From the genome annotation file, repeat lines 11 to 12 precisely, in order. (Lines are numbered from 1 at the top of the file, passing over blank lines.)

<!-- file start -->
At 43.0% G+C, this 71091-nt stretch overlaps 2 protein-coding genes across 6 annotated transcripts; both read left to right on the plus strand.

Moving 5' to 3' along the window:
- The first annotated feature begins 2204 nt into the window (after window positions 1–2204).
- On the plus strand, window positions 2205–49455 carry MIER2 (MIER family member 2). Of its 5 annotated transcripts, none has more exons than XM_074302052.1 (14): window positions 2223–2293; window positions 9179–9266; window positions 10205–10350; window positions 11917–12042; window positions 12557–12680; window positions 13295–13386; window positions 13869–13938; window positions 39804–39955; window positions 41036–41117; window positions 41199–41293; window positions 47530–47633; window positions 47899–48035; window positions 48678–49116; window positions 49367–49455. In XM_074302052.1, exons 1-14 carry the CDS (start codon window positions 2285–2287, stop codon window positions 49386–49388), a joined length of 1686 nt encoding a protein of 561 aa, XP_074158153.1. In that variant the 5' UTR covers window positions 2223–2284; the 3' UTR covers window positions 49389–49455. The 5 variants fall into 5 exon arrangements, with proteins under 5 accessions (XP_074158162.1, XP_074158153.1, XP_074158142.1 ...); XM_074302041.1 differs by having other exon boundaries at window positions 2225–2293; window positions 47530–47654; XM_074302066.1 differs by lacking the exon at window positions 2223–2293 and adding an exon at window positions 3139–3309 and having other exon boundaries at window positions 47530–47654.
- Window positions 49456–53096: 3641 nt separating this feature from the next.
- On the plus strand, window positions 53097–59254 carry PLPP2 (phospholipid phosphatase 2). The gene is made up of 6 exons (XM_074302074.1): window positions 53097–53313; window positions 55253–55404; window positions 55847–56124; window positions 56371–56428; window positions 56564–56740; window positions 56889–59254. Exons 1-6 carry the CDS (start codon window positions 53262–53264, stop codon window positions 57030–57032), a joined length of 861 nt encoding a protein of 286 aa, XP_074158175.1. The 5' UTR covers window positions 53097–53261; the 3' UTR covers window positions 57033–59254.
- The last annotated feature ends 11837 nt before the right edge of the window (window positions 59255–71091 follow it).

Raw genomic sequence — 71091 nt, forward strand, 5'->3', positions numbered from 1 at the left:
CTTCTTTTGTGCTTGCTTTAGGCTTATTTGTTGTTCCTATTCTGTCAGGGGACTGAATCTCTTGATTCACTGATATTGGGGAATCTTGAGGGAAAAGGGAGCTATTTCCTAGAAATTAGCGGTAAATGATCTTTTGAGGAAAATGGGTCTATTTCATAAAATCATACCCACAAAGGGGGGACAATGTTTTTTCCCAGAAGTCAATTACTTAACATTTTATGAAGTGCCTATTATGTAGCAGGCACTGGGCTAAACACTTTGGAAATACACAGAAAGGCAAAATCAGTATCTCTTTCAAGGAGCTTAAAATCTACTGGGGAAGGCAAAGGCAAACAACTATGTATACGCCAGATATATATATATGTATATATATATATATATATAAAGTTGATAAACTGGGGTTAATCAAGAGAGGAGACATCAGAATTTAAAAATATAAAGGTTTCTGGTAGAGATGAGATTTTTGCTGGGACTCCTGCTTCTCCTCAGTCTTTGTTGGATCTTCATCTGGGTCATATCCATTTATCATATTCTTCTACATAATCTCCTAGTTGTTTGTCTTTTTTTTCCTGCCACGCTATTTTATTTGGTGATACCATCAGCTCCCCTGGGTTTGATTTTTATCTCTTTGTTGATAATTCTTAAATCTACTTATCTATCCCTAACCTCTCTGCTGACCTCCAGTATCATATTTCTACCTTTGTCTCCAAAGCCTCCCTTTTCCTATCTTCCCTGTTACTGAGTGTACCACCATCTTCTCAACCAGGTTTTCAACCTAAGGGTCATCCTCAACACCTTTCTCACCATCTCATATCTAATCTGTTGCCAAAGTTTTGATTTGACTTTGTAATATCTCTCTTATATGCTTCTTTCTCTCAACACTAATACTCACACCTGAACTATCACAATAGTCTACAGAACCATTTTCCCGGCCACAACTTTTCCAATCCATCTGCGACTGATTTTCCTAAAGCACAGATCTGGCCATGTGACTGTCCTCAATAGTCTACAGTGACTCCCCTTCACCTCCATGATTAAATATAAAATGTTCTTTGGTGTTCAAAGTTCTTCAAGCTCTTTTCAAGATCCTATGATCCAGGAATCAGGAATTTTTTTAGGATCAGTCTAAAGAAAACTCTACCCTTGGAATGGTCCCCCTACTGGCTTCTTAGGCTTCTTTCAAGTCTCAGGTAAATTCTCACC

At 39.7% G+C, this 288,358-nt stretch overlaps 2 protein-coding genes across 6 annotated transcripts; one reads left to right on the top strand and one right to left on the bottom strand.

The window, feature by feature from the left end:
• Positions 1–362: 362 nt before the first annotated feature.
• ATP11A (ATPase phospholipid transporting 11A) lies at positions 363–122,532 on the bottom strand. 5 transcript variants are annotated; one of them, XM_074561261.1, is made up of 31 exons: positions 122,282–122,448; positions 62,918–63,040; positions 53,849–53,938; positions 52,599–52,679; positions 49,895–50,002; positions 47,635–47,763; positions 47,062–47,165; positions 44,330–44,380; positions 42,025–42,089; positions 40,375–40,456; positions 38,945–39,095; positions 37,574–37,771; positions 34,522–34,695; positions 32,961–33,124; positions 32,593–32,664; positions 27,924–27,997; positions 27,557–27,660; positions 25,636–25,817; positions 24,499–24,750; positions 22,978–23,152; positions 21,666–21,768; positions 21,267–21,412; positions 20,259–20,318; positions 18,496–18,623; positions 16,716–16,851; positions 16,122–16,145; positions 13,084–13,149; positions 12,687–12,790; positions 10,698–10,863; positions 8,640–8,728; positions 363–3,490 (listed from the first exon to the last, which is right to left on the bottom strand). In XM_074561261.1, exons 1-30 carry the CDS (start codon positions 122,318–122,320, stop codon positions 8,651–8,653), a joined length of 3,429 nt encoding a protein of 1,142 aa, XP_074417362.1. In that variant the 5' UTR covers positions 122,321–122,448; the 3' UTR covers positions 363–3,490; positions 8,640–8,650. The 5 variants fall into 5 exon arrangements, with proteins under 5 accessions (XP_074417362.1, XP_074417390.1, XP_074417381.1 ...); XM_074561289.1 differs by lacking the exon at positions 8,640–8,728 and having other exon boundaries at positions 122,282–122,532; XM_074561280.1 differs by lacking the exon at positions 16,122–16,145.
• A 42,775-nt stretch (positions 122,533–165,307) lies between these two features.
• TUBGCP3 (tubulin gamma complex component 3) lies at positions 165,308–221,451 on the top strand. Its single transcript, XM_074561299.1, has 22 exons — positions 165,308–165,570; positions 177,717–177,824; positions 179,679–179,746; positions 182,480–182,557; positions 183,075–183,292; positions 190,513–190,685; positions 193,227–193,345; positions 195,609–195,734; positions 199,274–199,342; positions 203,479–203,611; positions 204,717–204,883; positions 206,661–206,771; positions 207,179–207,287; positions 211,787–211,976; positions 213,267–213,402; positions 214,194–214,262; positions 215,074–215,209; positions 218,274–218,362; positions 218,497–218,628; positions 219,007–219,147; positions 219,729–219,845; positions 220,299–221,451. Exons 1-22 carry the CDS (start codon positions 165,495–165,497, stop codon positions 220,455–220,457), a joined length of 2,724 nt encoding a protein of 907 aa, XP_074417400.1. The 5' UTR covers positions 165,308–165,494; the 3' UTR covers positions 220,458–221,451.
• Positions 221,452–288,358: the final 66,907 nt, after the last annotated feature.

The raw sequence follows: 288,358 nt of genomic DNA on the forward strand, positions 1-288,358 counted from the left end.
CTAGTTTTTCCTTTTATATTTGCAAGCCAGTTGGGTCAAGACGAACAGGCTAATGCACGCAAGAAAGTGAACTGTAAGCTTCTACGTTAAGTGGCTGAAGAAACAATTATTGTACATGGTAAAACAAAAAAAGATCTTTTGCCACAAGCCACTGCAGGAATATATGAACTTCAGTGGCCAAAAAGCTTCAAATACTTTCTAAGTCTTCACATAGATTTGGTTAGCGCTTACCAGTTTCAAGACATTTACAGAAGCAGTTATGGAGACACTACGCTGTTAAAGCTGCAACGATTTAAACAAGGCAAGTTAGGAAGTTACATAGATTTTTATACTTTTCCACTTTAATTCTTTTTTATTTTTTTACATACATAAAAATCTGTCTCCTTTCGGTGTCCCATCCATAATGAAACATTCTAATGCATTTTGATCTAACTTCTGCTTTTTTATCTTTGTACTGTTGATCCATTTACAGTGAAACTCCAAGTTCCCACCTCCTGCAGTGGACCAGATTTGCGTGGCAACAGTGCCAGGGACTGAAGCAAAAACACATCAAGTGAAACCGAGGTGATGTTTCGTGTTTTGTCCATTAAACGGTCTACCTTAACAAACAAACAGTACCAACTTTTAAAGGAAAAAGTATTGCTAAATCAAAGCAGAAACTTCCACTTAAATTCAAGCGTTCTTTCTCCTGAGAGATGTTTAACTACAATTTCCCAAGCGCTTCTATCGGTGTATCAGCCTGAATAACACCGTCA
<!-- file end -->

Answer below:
The window, feature by feature from the left end:
• Positions 1–362: 362 nt before the first annotated feature.